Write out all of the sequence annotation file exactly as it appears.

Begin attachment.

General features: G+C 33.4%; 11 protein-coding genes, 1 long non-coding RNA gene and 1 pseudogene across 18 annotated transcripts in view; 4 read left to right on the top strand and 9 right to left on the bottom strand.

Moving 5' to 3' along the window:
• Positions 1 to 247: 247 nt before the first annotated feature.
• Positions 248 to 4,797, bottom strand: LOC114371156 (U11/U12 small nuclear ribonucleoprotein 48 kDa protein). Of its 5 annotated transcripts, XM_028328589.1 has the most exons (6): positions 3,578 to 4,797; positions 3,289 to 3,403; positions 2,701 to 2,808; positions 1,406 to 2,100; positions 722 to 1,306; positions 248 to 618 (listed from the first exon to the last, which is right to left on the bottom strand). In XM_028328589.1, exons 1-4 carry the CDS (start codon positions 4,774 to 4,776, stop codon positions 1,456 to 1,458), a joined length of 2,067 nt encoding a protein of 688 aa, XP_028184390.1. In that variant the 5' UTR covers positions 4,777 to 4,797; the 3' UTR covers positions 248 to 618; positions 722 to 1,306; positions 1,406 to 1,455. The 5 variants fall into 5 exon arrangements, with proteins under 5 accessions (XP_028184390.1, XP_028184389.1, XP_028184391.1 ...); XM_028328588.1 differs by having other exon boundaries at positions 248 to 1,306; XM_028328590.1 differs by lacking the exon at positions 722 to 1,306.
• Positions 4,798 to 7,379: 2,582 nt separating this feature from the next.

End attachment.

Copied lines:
General features: G+C 33.4%; 11 protein-coding genes, 1 long non-coding RNA gene and 1 pseudogene across 18 annotated transcripts in view; 4 read left to right on the top strand and 9 right to left on the bottom strand.

Moving 5' to 3' along the window:
• Positions 1 to 247: 247 nt before the first annotated feature.
• Positions 248 to 4,797, bottom strand: LOC114371156 (U11/U12 small nuclear ribonucleoprotein 48 kDa protein). Of its 5 annotated transcripts, XM_028328589.1 has the most exons (6): positions 3,578 to 4,797; positions 3,289 to 3,403; positions 2,701 to 2,808; positions 1,406 to 2,100; positions 722 to 1,306; positions 248 to 618 (listed from the first exon to the last, which is right to left on the bottom strand). In XM_028328589.1, exons 1-4 carry the CDS (start codon positions 4,774 to 4,776, stop codon positions 1,456 to 1,458), a joined length of 2,067 nt encoding a protein of 688 aa, XP_028184390.1. In that variant the 5' UTR covers positions 4,777 to 4,797; the 3' UTR covers positions 248 to 618; positions 722 to 1,306; positions 1,406 to 1,455. The 5 variants fall into 5 exon arrangements, with proteins under 5 accessions (XP_028184390.1, XP_028184389.1, XP_028184391.1 ...); XM_028328588.1 differs by having other exon boundaries at positions 248 to 1,306; XM_028328590.1 differs by lacking the exon at positions 722 to 1,306.
• Positions 4,798 to 7,379: 2,582 nt separating this feature from the next.